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Automated Support For Diagnosis and Repair

Model checking and logic-based learning together deliver automated support, especially in adaptive and autonomous systems.
  1. Introduction
  2. Key Insights
  3. Basic Framework
  4. Concrete Instantiation
  5. Inductive Logic Programming
  6. Related Work
  7. Conclusion
  8. References
  9. Authors
  10. Figures
  11. Tables
CS diagnose-repair illustration

Edward Feigenbaum and Raj Reddy won the ACM A.M. Turing Award in 1994 for their pioneering work demonstrating the practical importance and potential impact of artificial intelligence technology. Feigenbaum was influential in suggesting the use of rules and induction as a means for computers to learn theories from examples. In 2007, Edmund M. Clarke, E. Allen Emerson, and Joseph Sifakis won the Turing Award for developing model checking into a highly effective verification technology for discovering faults. Used in concert, verification and AI techniques can provide a powerful discovery and learning combination. In particular, the combination of model checking10 and logic-based learning15 has enormous synergistic potential for supporting the verify-diagnose-repair cycle software engineers commonly use in complex systems development. In this article, we show how to realize this synergistic potential.

Model checking exhaustively searches for property violations in formal descriptions (such as code, requirements, and design specifications, as well as network and infrastructure configurations), producing counterexamples when these properties do not hold. However, though model checkers are effective at uncovering faults in formal descriptions, they provide only limited support for understanding the causes of uncovered problems, let alone how to fix them. When uncovering a violation, model checkers usually provide one or more examples of how such a fault occurs in the description or model being analyzed. From this feedback, producing an explanation for the failure and generating a fix are complex tasks that tend to be human-intensive and error-prone. On the other hand, logic-based learning algorithms use correct examples and violation counterexamples to extend and modify a formal description such that the description conforms to the examples while avoiding the counterexamples. Although counterexamples are usually provided manually, examples and counterexamples can be provided through verification technology (such as model checking).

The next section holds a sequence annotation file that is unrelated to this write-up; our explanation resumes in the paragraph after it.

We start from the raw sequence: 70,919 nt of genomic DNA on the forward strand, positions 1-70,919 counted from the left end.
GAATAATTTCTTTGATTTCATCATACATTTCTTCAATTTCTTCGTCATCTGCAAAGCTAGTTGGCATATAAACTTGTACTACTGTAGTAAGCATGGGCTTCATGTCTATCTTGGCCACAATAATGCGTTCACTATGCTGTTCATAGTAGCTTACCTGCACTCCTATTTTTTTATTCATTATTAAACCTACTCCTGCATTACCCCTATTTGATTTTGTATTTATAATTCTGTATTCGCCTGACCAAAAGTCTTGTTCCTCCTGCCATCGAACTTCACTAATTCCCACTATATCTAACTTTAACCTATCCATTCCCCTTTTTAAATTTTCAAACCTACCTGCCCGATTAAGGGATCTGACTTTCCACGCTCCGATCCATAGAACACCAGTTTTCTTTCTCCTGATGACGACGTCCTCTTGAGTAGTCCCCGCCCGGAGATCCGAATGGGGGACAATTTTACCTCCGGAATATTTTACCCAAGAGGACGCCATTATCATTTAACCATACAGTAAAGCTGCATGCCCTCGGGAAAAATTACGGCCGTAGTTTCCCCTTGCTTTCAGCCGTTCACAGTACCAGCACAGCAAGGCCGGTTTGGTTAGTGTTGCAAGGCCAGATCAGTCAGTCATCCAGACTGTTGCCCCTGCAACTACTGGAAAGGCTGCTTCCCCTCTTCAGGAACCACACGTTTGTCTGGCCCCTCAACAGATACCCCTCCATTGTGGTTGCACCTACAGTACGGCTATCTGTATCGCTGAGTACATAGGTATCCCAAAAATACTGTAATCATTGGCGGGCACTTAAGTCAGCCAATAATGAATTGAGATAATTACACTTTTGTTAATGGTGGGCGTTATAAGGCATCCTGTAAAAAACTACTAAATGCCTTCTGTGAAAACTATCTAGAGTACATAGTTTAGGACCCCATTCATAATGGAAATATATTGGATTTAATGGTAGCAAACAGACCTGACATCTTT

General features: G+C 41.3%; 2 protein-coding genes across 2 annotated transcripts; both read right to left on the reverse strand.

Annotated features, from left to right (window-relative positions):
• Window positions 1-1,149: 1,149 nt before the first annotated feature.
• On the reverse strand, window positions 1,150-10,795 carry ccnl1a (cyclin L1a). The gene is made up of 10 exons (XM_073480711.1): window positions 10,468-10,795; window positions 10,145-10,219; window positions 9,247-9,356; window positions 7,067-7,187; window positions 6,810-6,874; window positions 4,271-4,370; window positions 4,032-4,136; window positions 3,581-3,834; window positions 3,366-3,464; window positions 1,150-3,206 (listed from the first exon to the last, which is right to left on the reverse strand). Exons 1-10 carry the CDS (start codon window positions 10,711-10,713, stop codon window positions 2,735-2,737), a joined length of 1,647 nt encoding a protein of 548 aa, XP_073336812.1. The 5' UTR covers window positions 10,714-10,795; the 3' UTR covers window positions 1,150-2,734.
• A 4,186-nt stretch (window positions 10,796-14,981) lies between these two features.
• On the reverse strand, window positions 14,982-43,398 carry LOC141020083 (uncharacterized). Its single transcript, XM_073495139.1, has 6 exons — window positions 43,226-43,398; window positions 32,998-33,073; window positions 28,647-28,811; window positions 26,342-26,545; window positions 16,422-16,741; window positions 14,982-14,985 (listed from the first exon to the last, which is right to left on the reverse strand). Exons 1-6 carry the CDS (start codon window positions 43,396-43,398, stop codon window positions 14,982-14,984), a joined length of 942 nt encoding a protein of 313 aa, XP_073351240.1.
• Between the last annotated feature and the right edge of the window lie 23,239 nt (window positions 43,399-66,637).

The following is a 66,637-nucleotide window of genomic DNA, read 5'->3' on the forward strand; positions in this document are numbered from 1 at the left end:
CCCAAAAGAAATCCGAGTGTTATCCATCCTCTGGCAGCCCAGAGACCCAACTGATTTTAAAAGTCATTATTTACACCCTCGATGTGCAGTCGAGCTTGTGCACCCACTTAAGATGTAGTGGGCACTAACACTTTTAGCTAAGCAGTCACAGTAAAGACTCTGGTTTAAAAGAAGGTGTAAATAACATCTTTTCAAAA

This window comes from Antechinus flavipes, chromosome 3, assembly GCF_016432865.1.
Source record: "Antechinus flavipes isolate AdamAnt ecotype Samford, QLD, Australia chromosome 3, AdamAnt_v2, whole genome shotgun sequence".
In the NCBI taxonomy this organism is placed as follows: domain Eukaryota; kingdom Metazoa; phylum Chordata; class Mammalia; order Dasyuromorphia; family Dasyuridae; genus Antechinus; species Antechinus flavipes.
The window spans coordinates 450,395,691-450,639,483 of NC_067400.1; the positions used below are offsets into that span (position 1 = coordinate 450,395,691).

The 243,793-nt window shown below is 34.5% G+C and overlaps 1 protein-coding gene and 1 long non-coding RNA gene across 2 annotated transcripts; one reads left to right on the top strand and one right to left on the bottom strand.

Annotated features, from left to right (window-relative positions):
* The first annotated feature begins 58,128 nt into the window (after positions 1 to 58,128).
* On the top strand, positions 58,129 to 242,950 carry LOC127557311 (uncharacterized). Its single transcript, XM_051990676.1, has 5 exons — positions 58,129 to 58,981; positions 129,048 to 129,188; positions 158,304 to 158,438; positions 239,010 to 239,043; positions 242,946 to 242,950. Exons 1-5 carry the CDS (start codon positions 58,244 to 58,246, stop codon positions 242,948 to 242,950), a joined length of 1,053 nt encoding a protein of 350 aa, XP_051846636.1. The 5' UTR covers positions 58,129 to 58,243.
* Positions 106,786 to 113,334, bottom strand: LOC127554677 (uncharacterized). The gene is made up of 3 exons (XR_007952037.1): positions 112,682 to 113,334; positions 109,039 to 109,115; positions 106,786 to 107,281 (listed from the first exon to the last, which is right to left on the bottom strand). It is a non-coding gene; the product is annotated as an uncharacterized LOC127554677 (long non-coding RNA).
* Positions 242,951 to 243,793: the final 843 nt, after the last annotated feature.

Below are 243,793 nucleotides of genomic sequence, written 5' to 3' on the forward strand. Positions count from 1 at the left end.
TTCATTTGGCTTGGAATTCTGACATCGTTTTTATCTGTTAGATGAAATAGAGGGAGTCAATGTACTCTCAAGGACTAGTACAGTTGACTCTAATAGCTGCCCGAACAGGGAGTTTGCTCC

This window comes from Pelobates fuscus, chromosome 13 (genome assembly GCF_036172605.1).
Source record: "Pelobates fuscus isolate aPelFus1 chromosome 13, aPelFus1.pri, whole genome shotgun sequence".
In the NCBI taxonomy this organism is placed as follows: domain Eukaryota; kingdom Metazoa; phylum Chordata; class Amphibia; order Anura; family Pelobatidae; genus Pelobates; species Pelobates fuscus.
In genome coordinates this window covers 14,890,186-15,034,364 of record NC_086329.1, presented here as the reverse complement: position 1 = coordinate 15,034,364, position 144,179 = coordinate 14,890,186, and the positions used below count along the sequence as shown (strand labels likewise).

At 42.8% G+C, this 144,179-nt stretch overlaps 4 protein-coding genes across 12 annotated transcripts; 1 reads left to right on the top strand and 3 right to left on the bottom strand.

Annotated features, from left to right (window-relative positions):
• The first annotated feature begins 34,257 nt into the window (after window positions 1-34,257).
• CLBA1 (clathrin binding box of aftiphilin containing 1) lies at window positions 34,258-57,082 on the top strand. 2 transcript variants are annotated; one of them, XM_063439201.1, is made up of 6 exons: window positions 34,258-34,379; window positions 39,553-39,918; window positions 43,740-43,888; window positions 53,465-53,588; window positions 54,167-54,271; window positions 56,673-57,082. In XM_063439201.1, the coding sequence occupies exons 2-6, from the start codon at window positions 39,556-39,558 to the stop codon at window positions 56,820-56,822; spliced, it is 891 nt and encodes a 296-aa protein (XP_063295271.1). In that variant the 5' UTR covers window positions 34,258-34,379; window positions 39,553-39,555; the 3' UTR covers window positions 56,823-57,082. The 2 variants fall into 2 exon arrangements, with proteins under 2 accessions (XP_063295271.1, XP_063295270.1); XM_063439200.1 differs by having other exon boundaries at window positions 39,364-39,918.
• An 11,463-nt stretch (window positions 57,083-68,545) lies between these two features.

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Key Insights

  • The marriage of model checking for finding faults and machine learning for suggesting repairs promises to be a worthwhile, synergistic relationship.
  • Though software tools for model checking and machine learning are available, their integration has the potential for automated support of the common verify-diagnose-repair cycle.
  • Machine learning ensures the suggested repairs fix the fault without introducing any new faults.

Consider the problem of ensuring a contract specification of an API satisfies some invariant. Automated verification can be performed through a model checker that, should the invariant be violated, will return an example sequence of operations that breaks the invariant. Such a trace constitutes a counterexample that can then be used by a learning tool to correct the contract specification so the violation can no longer occur. The correction typically results in a strengthened post-condition for some operation so as to ensure the sequence does not break the invariant or perhaps a strengthened operation pre-condition so as to ensure the offending sequence of operations is no longer possible. For example, in Alrajeh4 the contract specification of the engineered safety-feature-actuation subsystem for the safety-injection system of a nuclear power plant was built from scratch through the combined use of model checking and learning.